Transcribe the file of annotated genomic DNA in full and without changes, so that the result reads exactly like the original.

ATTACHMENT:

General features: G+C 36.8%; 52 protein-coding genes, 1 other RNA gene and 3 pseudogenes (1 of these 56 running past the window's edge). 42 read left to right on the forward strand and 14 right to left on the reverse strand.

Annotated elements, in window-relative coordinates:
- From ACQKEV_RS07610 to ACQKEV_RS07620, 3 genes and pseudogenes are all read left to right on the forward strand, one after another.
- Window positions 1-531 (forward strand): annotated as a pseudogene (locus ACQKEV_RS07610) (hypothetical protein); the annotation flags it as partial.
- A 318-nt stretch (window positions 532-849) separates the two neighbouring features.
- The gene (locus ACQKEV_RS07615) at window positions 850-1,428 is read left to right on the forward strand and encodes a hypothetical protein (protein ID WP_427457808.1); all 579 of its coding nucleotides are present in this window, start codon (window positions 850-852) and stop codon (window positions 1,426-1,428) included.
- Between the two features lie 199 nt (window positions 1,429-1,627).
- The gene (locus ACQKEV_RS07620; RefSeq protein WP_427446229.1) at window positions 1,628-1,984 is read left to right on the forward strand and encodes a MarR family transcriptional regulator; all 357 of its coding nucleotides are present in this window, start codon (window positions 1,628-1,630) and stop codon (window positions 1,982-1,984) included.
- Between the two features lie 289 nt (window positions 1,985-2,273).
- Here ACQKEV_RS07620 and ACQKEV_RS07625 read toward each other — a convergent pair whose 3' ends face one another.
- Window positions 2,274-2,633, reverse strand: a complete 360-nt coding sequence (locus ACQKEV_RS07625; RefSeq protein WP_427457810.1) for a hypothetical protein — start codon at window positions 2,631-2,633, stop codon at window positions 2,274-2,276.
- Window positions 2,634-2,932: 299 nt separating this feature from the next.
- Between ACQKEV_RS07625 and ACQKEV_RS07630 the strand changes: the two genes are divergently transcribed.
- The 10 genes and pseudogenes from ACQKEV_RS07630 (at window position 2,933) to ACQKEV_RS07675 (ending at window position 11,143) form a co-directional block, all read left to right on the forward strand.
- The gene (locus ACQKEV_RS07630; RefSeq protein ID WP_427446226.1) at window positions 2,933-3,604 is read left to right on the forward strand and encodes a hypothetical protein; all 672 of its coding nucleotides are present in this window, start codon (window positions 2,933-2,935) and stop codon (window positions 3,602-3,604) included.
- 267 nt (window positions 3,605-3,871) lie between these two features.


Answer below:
General features: G+C 36.8%; 52 protein-coding genes, 1 other RNA gene and 3 pseudogenes (1 of these 56 running past the window's edge). 42 read left to right on the forward strand and 14 right to left on the reverse strand.

Annotated elements, in window-relative coordinates:
- From ACQKEV_RS07610 to ACQKEV_RS07620, 3 genes and pseudogenes are all read left to right on the forward strand, one after another.
- Window positions 1-531 (forward strand): annotated as a pseudogene (locus ACQKEV_RS07610) (hypothetical protein); the annotation flags it as partial.
- A 318-nt stretch (window positions 532-849) separates the two neighbouring features.
- The gene (locus ACQKEV_RS07615) at window positions 850-1,428 is read left to right on the forward strand and encodes a hypothetical protein (protein ID WP_427457808.1); all 579 of its coding nucleotides are present in this window, start codon (window positions 850-852) and stop codon (window positions 1,426-1,428) included.
- Between the two features lie 199 nt (window positions 1,429-1,627).
- The gene (locus ACQKEV_RS07620; RefSeq protein WP_427446229.1) at window positions 1,628-1,984 is read left to right on the forward strand and encodes a MarR family transcriptional regulator; all 357 of its coding nucleotides are present in this window, start codon (window positions 1,628-1,630) and stop codon (window positions 1,982-1,984) included.
- Between the two features lie 289 nt (window positions 1,985-2,273).
- Here ACQKEV_RS07620 and ACQKEV_RS07625 read toward each other — a convergent pair whose 3' ends face one another.
- Window positions 2,274-2,633, reverse strand: a complete 360-nt coding sequence (locus ACQKEV_RS07625; RefSeq protein WP_427457810.1) for a hypothetical protein — start codon at window positions 2,631-2,633, stop codon at window positions 2,274-2,276.
- Window positions 2,634-2,932: 299 nt separating this feature from the next.
- Between ACQKEV_RS07625 and ACQKEV_RS07630 the strand changes: the two genes are divergently transcribed.
- The 10 genes and pseudogenes from ACQKEV_RS07630 (at window position 2,933) to ACQKEV_RS07675 (ending at window position 11,143) form a co-directional block, all read left to right on the forward strand.
- The gene (locus ACQKEV_RS07630; RefSeq protein ID WP_427446226.1) at window positions 2,933-3,604 is read left to right on the forward strand and encodes a hypothetical protein; all 672 of its coding nucleotides are present in this window, start codon (window positions 2,933-2,935) and stop codon (window positions 3,602-3,604) included.
- 267 nt (window positions 3,605-3,871) lie between these two features.